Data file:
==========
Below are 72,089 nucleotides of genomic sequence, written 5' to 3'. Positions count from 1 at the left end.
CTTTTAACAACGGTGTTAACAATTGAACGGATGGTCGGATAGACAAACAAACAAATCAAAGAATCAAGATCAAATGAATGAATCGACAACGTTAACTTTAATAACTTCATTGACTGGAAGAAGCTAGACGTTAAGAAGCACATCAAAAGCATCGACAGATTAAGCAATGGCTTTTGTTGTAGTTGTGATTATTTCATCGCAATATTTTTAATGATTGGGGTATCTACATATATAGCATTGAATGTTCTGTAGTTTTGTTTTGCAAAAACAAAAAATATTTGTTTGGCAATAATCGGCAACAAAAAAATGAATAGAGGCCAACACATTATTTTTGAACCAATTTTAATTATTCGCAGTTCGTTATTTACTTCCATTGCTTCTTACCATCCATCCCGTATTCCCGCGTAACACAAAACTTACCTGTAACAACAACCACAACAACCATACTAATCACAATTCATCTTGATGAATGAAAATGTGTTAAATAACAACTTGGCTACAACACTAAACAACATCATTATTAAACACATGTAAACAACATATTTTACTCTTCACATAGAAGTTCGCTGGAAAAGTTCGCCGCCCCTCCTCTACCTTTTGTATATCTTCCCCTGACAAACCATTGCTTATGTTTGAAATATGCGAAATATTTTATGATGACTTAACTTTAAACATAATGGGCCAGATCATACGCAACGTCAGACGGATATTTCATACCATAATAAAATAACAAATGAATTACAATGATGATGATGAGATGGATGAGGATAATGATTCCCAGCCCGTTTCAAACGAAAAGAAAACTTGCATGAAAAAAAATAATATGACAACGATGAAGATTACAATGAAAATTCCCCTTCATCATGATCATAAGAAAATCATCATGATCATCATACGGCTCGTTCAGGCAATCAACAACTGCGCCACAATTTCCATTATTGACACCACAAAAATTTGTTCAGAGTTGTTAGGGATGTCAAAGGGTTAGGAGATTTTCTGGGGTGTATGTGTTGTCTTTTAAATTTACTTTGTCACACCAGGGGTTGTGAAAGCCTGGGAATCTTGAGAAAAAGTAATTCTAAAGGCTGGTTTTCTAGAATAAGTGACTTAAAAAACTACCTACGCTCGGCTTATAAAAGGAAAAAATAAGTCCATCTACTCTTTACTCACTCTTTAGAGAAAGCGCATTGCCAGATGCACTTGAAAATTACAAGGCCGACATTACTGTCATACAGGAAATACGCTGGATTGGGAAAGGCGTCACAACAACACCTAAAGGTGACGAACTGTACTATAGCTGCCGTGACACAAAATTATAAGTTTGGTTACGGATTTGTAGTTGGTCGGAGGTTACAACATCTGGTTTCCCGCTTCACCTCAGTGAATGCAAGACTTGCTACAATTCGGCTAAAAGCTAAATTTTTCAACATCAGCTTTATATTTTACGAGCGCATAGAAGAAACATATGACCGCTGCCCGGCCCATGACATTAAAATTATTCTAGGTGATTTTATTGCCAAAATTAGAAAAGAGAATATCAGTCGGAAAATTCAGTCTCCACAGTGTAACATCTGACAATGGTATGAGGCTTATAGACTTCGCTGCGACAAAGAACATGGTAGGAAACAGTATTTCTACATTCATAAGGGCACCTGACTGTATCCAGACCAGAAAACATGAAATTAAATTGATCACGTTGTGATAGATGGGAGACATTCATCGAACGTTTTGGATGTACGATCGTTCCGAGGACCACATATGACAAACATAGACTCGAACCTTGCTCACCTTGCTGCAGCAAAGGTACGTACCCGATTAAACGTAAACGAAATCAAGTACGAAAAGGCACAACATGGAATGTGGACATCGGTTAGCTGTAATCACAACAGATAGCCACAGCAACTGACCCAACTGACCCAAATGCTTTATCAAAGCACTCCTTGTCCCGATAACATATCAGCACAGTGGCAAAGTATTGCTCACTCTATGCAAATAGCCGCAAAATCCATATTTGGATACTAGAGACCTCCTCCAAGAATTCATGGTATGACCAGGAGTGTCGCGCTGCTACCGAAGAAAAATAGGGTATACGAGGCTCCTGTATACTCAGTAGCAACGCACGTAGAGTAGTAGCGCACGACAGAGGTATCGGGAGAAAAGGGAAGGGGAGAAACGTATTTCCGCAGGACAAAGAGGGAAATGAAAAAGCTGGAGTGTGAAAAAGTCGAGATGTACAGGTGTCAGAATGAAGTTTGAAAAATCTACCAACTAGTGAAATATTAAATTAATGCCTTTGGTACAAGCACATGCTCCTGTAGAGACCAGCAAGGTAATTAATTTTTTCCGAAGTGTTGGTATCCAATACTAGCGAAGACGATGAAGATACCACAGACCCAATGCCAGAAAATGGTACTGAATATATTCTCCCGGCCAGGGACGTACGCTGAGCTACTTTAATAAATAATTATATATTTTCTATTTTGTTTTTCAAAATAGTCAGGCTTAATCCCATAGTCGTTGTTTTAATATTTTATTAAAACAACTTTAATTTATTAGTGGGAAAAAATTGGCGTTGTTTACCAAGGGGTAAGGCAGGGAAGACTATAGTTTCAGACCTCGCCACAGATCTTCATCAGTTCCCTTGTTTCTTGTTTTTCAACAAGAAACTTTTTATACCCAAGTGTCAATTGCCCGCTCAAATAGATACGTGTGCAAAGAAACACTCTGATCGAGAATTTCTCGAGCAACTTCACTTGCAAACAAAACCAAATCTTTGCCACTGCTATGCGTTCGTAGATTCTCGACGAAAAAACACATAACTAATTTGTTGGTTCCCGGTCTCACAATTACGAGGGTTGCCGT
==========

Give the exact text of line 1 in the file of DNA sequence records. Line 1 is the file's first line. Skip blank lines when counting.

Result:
Below are 72,089 nucleotides of genomic sequence, written 5' to 3'. Positions count from 1 at the left end.